The Centre For The Promotion Of Private Enterprise, CPPE, has applauded the decision by President Muhammadu Buhari, to withhold assent on the 2023 Finance Bill to allow for broader consultation, participation and inclusion in the legislative process.
The Centre said this is also in line with democratic standards of law making.
The Chief Executive Officer, CEO, of the CPPE, Dr. Muda Yusuf, while reacting to the decision, observed that the provision is too broad, inexact and wide ranging and makes the business community very vulnerable.
According to him, There is no jurisdiction around the world where all services are liable to excise duty. Excise duties are typically specific and selective, and often imposed to disincentivize consumption or production of particular product groups.
The current open-ended provision is inimical to investment, he stated adding that it makes the imposition of excise duties arbitrary, indiscriminate and unpredictable.
He also recommended that the Bill should contain specifics of services to be taxed for better stakeholder engagement.
Yusuf, further said it is important to take account of the fact that practically all services are currently liable to Value Added Tax.
“The service sector is a very strategic sector in the Nigerian economy, contributing 54% to GDP and currently the largest contributor to government tax revenue. It also accounts for an estimated 53% of employment.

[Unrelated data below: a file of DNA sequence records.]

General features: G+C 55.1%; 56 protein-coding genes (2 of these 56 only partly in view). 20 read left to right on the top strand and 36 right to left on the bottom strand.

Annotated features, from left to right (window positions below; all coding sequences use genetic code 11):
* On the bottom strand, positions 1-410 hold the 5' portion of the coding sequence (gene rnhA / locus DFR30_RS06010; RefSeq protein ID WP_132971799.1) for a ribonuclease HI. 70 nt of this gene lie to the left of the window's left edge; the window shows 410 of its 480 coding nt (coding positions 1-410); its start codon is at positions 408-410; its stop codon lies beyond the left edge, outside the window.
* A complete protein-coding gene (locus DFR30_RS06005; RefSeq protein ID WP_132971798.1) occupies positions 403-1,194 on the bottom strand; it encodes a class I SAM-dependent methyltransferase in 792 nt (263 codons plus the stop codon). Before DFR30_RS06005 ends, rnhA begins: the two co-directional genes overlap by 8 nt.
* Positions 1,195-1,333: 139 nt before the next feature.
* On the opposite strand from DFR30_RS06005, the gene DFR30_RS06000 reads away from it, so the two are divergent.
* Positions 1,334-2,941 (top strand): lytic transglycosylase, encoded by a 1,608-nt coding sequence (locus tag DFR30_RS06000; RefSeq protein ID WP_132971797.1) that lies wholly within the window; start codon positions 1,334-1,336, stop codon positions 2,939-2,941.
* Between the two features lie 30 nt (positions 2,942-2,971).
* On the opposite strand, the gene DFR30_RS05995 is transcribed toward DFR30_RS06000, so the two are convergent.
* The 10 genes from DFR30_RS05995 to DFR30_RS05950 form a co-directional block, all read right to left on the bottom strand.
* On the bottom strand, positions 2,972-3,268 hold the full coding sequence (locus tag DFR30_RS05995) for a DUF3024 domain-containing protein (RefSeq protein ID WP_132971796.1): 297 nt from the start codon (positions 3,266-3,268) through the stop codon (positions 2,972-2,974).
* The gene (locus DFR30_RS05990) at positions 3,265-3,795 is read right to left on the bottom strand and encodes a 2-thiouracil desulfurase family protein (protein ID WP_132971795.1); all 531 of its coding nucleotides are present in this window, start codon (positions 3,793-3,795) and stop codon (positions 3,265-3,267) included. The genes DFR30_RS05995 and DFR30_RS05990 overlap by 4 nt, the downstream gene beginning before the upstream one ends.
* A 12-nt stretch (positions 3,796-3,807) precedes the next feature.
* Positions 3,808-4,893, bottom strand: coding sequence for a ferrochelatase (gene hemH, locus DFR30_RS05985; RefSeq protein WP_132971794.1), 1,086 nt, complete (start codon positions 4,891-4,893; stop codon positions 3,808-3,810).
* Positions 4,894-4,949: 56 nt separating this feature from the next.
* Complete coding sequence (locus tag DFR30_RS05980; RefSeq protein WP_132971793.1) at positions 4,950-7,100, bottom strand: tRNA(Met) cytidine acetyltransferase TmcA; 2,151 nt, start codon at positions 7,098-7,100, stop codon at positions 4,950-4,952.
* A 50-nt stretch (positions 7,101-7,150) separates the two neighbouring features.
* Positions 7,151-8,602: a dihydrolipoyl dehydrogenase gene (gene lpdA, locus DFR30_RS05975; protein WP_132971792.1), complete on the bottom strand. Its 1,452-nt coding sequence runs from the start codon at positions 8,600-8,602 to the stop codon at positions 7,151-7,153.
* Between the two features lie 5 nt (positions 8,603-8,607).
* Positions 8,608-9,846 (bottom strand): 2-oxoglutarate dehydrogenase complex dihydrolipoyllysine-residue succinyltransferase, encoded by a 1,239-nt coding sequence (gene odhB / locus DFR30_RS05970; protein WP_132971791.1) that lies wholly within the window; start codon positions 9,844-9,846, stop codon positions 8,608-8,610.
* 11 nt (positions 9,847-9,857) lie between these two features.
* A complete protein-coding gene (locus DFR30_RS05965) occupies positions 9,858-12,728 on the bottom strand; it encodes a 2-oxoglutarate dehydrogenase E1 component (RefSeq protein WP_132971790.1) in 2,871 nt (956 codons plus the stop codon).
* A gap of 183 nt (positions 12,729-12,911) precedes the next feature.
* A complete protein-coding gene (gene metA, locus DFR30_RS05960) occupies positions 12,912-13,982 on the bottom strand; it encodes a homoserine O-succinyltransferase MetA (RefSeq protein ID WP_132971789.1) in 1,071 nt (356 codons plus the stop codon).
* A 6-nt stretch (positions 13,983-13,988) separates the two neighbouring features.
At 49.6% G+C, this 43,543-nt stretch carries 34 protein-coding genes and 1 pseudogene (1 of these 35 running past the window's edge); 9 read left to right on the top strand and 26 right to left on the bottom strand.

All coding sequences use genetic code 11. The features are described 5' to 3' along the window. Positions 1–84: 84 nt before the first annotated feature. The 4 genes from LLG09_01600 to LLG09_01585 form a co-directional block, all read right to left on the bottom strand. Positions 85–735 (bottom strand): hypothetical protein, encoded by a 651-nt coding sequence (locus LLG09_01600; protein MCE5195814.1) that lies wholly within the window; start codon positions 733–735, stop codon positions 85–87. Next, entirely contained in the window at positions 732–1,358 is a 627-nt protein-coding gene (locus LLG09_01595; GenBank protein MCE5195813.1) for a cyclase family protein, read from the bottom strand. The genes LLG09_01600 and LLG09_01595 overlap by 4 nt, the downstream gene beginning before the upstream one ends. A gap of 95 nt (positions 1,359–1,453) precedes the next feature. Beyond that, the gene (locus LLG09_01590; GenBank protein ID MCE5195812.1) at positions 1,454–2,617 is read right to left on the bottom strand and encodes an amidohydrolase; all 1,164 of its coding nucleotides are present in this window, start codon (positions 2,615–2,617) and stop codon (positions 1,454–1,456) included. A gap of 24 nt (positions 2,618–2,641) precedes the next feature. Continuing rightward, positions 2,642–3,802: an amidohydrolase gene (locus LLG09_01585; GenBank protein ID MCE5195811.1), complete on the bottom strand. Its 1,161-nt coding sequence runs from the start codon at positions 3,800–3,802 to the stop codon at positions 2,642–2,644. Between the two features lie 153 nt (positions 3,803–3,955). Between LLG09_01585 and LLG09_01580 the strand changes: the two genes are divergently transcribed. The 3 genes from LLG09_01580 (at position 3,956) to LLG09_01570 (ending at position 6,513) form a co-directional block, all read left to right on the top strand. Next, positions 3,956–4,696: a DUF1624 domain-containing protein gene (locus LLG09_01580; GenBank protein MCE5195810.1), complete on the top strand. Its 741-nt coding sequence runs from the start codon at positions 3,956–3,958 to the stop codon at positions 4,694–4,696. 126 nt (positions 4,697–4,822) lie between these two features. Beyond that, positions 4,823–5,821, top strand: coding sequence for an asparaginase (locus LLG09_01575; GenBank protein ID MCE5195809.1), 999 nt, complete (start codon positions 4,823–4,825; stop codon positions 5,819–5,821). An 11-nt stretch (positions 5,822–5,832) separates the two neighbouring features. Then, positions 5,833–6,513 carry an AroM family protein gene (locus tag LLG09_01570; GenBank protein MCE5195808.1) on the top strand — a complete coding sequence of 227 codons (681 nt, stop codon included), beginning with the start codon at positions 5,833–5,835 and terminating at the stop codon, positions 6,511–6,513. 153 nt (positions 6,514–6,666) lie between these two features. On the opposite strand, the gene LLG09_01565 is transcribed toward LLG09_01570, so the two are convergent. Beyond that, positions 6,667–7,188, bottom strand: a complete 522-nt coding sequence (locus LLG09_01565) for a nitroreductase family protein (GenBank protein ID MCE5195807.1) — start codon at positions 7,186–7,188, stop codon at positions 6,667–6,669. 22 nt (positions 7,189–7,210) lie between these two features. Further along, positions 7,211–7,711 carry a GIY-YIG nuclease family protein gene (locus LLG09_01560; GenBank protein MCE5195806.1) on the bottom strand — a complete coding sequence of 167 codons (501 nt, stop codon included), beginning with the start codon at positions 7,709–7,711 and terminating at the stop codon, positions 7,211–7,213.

“We are concerned that companies in the service sector are already paying huge taxes in the form of company tax which is currently at 30% , tertiary education tax at 2.5%, NITDA levy at 1%, NASENI levy at 0.25%, Police Trust Fund Levy at 0.005% and withholding tax on profit distribution at 10%. All the taxes are percentages of company profit. Additionally, there are numerous taxes and levies imposed by state governments.” Yusuf noted.
He reminded the Government that investors in the sector pay various sums as fees and levies to regulatory agencies, warning that “High tax burden on businesses is detrimental to investment and job creation and could ultimately undermine revenue generation prospects of government” and that Revenue drive should rather focus on efficiency, effectiveness and equity as major policy objectives of taxation.
The CPPE, equally, warned that the proposal in the Finance Bill to impose 0.5 per cent levy on all imports coming from outside of Africa will be an additional burden on both businesses and the citizens.
He said this will escalate operating expenses, production costs and fuel inflation in the economy. Most equipment, machineries, ICT equipment, medical equipment are all imported from outside of Africa.
“Imposing a levy of 0.5% on this group of items will be inimical to investment, economic growth and the welfare of the citizens.
“Already, currency depreciation had made imports very expensive with profound inflationary effects. Currently, investors and citizens are paying 0.5% levy on all imports from outside of ECOWAS. This is in addition to import duty and numerous charges and levies paid by importers at the ports.
“Many manufacturers import their raw materials from outside of Africa, especially intermediate products not available on the continent. We strongly advise against the imposition of an additional levy on imports.” he said.